While the route through for runners is protected, the ongoing works will be fenced and inaccessible and it will not be possible to see runners at this location. All spectators should follow the directions of our event marshals who will advise and direct people to alternative viewing spots.

Canary Wharf & The Isle of Dogs (DLR)

Miles 14 to 21 on the London Marathon route are well served by a number of DLR stations. The DLR connects with London Underground at Canary Wharf (Jubilee line), Bank (District & Circle lines – connect at Monument station) and Tower Gateway (walk to Tower Hill – District & Circle lines.) So, when you want to head back towards the finish you can use these interchanges.  

Meeting up after the race

You will be reunited with your runner at the runner meet and greet area in Horse Guards Road and Horse Guards Parade. You will NOT be allowed into the secure area. Many of you will use the crossing points and pedestrian bridge in order to make your way to and from this area, we therefore would ask that you take the time to look over the map above and plan your route to and from the finish area carefully.
The closest stations to the finish area are indicated on the map. For those arriving from St James’s Park station, please proceed along Queen Anne Gate where the crossing point will take you directly into the park. For people arriving from Victoria station, please use the footbridge on Spur Road. All the crossing points shown will be clearly signed and marshalled but bear in mind that these will be busy and you will often need to wait before you can cross.
Charing Cross and Embankment stations will involve a longer walk (approximately 20 minutes). However, these stations will be less crowded and you will not have to use the crossing points.

Runner meet and greet area

It can be very busy, so please take note of the following advice. There will be meeting points in Horse Guards Road and Horse Guards Parade with areas marked by letters of the alphabet – meet at your family initial or at another pre-arranged letter.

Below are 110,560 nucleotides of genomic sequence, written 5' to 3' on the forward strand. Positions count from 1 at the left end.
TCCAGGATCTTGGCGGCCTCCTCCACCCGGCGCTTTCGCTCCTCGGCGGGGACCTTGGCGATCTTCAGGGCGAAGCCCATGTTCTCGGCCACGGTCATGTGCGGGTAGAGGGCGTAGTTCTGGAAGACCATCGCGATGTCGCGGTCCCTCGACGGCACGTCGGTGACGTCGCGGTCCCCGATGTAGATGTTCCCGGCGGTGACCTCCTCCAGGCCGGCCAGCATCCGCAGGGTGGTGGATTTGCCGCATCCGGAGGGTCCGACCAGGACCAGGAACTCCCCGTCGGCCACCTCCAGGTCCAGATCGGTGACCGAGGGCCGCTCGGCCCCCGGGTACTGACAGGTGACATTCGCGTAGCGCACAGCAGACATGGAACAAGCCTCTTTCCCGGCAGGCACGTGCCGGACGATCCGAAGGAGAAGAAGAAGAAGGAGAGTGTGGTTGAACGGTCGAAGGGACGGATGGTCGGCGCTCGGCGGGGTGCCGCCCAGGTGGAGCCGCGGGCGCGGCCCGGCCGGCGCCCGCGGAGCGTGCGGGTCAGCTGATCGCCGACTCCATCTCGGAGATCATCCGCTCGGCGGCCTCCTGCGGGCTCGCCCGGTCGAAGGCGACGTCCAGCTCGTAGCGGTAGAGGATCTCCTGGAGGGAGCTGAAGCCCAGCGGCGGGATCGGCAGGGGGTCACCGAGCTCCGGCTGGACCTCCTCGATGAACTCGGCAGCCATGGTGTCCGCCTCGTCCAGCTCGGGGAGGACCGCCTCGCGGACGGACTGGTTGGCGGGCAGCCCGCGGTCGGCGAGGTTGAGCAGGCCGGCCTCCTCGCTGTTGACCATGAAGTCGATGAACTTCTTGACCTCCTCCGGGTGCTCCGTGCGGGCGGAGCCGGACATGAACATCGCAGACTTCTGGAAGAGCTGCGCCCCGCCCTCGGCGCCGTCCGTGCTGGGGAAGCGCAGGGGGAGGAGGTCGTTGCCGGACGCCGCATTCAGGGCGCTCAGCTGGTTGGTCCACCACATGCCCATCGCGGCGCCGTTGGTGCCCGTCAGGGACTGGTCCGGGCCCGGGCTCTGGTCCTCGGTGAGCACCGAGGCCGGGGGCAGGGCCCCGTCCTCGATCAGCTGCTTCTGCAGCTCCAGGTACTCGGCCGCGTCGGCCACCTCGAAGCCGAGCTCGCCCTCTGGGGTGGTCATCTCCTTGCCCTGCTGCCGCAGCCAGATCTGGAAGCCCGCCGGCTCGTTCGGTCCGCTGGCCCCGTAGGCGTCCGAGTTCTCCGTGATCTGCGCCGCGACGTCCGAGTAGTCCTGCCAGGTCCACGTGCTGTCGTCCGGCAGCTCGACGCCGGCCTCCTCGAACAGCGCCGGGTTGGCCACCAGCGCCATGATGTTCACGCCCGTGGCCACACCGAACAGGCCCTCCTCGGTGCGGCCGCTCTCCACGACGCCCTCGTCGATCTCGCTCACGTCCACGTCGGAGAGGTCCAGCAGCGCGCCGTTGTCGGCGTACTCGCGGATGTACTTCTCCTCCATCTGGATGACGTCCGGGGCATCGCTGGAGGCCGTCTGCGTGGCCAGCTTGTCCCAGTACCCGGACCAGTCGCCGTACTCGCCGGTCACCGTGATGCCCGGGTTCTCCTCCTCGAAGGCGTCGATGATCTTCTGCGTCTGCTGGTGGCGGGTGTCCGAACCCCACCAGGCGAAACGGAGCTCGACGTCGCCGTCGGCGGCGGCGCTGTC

Please meet your runner at one of these meeting points. DO NOT congregate around the exit from the secure area at the top of Horse Guards Road. This causes massive congestion for exiting runners as well as other health and safety issues for the large numbers of people in this area. Both the Police and our security personnel are under strict instructions not to allow people to congregate here and to move them along.
Heavy mobile phone traffic on all networks means you may find it difficult to get a signal in and around the finish area. Therefore, do not rely on mobile phones but plan where to meet in advance.
Runners are more likely to run slower than their predicted time. After crossing the Finish Line it will take a minimum of 15 minutes and closer to 30-40 minutes to reach the runner meet and greet area. Remember to build these factors into your arrangements when planning to meet your runner.

And finally...

Make sure you have the details of your runner’s race number. It is the easiest way for our information point to identify them on our database.
There will be a PA system in operation throughout the day at the finish; this is only for the official race commentary and emergency announcements, NOT for friends and family seeking lost runners.  

TV & radio coverage

The BBC’s coverage of the Virgin Money London Marathon will once again be interactive, with viewers on Virgin Media, Sky, Freesat and Online able to choose between the main BBC coverage and combined elite race coverage by pressing the Red Button, or going to the BBC Sport website.  
Coverage of the Virgin Money London Marathon starts on BBC Two from 08:30 and moves to BBC One at 10:00 before finishing at 14:30, but highlights of the whole day will be shown on BBC Two at 18:00. Check your TV listings for details.
BBC London will feature live coverage with Tim Arthur and Harriet Scott from 08:00 until 12:00 and reports through the afternoon on BBC London 94.9, BBC London digital radio and BBC London online.